Grief Journalism, Physical Intrusion, and Loss: The Pike River Coal Mine Disaster
In Andrew T Kenyon (ed) Comparative Defamation and Privacy Law (Cambridge University Press) Forthcoming
12 Pages Posted: 2 Jun 2015 Last revised: 25 Mar 2019
Date Written: March 17, 2015
This chapter examines the impact of intense media interest on the family members and friends of people killed in high profile disasters. It sets out the preliminary results of a study into the effect of intense media interest on the family and friends of the men lost at Pike River. The study raises a plethora of legal and ethical questions about the behaviour of journalists and reporters in the aftermath of tragedy. This paper focuses on just one of them: the participants’ concerns about the media’s physical presence in the aftermath of the explosions. The discussion will explain the nature of those concerns and show how the participants’ responses to them reinforce theorists’ views about the importance of privacy in maintaining a sense of dignity, security, and autonomy. The paper furthers the study’s ultimate aim of using the experience of the Pike River families to gain deeper understanding of the effect of the media on those experiencing trauma and loss, and to ask what, if anything, should be done to change media behaviour.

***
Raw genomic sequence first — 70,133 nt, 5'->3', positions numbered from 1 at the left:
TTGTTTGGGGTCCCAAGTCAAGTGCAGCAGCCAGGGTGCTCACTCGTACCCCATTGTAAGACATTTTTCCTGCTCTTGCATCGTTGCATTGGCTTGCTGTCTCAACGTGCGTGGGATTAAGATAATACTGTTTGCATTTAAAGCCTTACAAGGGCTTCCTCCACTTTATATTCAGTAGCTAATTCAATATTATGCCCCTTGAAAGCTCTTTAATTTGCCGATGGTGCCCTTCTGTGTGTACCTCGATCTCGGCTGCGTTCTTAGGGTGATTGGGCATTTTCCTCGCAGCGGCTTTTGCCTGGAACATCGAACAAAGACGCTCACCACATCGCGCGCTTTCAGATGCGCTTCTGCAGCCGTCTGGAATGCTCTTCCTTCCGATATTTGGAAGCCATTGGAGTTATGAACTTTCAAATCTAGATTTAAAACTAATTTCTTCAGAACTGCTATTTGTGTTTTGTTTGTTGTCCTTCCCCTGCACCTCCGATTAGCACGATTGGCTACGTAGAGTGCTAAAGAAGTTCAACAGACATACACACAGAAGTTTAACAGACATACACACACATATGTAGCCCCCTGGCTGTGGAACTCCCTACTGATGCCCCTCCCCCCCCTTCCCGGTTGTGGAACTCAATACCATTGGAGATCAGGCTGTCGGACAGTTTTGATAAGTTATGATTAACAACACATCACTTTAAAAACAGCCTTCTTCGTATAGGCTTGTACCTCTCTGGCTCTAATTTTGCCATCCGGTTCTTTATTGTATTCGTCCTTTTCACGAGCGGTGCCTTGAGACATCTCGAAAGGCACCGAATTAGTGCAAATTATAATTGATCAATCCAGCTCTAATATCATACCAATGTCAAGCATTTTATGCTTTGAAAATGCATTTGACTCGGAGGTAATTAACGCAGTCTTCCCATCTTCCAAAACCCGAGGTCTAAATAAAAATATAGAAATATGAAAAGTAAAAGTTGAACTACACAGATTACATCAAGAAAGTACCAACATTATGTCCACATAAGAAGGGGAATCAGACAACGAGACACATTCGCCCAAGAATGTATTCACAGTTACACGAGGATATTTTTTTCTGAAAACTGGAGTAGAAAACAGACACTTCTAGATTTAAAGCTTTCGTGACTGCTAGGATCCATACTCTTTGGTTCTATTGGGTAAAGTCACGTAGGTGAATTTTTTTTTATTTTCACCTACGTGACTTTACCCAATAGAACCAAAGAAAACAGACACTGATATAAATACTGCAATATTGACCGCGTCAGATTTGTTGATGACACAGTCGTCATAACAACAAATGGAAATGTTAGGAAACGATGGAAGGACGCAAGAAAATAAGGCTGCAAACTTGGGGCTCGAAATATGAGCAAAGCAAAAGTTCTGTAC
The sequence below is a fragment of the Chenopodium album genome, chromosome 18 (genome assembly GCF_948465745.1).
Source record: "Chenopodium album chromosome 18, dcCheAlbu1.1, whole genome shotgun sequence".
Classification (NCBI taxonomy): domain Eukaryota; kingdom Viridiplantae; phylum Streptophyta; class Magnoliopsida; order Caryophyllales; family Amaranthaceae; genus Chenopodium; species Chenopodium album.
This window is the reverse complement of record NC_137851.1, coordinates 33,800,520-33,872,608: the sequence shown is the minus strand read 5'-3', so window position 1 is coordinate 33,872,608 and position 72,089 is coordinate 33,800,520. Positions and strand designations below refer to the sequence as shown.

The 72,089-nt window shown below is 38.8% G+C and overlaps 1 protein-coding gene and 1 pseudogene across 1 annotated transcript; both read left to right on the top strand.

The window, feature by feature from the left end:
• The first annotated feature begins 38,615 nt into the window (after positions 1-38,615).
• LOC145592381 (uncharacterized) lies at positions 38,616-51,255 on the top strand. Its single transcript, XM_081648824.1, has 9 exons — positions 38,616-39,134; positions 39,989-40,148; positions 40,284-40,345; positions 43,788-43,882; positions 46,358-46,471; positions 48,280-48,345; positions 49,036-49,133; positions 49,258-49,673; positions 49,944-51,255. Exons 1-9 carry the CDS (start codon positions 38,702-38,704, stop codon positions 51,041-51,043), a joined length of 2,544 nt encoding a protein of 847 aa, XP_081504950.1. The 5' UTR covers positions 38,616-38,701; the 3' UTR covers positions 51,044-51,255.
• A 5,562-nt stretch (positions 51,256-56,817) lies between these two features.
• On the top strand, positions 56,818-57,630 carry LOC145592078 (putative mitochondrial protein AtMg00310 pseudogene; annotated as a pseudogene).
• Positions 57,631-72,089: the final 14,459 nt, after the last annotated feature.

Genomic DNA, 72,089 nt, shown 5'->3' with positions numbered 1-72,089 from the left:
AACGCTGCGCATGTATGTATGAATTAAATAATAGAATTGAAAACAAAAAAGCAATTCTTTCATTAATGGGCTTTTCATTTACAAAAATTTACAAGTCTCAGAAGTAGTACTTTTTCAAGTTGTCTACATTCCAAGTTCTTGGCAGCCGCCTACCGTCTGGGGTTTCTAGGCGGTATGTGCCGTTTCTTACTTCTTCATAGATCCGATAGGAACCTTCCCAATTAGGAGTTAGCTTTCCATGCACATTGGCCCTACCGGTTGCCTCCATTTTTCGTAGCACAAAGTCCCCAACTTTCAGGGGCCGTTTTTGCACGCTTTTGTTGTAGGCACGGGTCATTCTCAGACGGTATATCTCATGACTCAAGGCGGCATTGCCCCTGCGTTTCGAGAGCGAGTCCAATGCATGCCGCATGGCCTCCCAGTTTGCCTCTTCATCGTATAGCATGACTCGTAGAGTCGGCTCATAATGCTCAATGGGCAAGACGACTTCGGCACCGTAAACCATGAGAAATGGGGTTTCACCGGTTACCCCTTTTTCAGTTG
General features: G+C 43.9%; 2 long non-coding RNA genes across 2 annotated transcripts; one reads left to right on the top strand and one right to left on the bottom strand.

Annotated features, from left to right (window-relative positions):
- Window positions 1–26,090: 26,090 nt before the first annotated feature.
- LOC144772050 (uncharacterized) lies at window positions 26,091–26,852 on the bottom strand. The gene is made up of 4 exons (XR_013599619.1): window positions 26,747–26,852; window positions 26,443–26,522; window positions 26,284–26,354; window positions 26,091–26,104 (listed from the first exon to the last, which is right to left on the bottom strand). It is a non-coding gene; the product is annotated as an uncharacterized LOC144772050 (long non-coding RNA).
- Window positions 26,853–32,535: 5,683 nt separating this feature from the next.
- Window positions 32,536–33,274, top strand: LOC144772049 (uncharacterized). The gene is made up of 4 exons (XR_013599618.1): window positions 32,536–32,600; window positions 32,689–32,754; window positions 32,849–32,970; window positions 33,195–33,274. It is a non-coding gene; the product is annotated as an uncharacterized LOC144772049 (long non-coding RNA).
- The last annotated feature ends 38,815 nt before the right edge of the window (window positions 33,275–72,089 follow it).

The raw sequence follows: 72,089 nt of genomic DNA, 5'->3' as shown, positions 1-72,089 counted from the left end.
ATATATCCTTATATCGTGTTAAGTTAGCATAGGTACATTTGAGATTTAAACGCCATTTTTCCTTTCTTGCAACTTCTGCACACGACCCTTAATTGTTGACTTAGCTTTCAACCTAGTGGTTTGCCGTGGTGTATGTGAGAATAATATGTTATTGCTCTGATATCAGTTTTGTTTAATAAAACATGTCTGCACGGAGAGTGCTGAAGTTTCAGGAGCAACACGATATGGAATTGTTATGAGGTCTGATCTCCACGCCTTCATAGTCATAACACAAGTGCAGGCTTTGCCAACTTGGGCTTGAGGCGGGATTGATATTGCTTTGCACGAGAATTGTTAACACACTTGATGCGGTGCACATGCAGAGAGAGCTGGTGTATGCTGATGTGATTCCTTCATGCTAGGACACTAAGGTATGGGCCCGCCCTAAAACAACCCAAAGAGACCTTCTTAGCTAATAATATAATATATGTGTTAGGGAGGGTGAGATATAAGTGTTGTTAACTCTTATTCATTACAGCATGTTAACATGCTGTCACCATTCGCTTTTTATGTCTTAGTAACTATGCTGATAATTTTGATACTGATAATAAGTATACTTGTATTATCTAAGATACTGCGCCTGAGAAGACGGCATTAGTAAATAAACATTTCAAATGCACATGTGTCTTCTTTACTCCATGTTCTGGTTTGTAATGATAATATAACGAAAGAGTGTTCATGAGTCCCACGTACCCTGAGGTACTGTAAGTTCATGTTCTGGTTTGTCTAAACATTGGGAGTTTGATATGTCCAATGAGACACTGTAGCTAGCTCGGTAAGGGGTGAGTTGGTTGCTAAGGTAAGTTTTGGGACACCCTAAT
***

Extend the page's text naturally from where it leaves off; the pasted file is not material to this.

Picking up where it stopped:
Keywords: Privacy, media intrusion, intrusion, grief, disaster, photograph, dignity, autonomy.
JEL Classification: k00, K10, K13, K19, K32
Suggested Citation: Suggested Citation